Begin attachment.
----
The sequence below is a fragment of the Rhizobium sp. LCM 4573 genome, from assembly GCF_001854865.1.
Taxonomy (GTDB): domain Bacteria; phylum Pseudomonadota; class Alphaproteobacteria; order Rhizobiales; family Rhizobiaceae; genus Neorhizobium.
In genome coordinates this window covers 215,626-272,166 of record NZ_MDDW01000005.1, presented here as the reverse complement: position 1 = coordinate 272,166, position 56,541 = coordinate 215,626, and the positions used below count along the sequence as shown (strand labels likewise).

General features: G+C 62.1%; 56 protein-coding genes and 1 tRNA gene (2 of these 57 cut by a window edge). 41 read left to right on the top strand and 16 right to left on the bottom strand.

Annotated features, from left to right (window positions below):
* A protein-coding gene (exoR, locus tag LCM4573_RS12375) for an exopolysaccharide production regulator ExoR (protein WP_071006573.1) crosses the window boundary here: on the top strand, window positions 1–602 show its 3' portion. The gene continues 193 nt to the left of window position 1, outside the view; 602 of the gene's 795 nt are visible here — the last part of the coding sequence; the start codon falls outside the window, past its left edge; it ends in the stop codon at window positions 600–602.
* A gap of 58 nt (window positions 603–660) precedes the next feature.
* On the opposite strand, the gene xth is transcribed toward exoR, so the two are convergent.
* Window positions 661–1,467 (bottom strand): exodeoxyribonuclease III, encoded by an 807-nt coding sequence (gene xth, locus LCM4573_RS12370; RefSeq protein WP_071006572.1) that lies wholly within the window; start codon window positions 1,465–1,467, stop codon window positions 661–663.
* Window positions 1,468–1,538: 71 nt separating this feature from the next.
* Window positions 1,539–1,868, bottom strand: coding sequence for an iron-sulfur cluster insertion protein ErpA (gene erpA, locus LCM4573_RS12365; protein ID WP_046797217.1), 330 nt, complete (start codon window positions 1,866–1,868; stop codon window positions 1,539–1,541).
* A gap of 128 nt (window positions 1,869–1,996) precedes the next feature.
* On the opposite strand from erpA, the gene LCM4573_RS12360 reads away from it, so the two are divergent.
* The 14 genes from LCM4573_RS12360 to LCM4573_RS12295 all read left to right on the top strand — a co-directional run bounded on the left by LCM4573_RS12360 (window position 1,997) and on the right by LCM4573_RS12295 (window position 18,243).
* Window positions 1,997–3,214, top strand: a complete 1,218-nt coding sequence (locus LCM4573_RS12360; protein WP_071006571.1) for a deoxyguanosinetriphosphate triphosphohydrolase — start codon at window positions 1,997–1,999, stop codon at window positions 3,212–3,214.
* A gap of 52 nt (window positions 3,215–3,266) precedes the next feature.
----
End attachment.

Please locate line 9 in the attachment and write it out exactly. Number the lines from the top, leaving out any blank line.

* Window positions 661–1,467 (bottom strand): exodeoxyribonuclease III, encoded by an 807-nt coding sequence (gene xth, locus LCM4573_RS12370; RefSeq protein WP_071006572.1) that lies wholly within the window; start codon window positions 1,465–1,467, stop codon window positions 661–663.